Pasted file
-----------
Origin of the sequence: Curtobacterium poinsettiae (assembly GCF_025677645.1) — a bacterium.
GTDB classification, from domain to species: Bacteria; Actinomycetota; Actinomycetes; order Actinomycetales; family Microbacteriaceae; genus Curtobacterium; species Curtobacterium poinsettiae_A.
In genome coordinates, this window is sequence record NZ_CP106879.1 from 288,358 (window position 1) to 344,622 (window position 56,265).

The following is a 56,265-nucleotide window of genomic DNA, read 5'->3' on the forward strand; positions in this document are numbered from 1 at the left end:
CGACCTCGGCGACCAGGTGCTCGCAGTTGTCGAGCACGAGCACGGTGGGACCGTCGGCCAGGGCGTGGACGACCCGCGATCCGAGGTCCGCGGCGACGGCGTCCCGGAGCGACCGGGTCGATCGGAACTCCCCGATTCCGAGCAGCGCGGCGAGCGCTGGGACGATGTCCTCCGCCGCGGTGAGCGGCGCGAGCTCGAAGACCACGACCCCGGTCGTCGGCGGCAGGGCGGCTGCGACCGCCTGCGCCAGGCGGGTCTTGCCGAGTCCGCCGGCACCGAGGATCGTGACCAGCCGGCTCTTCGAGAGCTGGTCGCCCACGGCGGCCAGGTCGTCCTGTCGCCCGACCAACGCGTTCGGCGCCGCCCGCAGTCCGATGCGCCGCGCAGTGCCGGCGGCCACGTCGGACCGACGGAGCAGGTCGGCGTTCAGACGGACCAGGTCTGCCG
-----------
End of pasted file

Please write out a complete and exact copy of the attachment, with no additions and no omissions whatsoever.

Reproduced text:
Origin of the sequence: Curtobacterium poinsettiae (assembly GCF_025677645.1) — a bacterium.
GTDB classification, from domain to species: Bacteria; Actinomycetota; Actinomycetes; order Actinomycetales; family Microbacteriaceae; genus Curtobacterium; species Curtobacterium poinsettiae_A.
In genome coordinates, this window is sequence record NZ_CP106879.1 from 288,358 (window position 1) to 344,622 (window position 56,265).

The following is a 56,265-nucleotide window of genomic DNA, read 5'->3' on the forward strand; positions in this document are numbered from 1 at the left end:
CGACCTCGGCGACCAGGTGCTCGCAGTTGTCGAGCACGAGCACGGTGGGACCGTCGGCCAGGGCGTGGACGACCCGCGATCCGAGGTCCGCGGCGACGGCGTCCCGGAGCGACCGGGTCGATCGGAACTCCCCGATTCCGAGCAGCGCGGCGAGCGCTGGGACGATGTCCTCCGCCGCGGTGAGCGGCGCGAGCTCGAAGACCACGACCCCGGTCGTCGGCGGCAGGGCGGCTGCGACCGCCTGCGCCAGGCGGGTCTTGCCGAGTCCGCCGGCACCGAGGATCGTGACCAGCCGGCTCTTCGAGAGCTGGTCGCCCACGGCGGCCAGGTCGTCCTGTCGCCCGACCAACGCGTTCGGCGCCGCCCGCAGTCCGATGCGCCGCGCAGTGCCGGCGGCCACGTCGGACCGACGGAGCAGGTCGGCGTTCAGACGGACCAGGTCTGCCG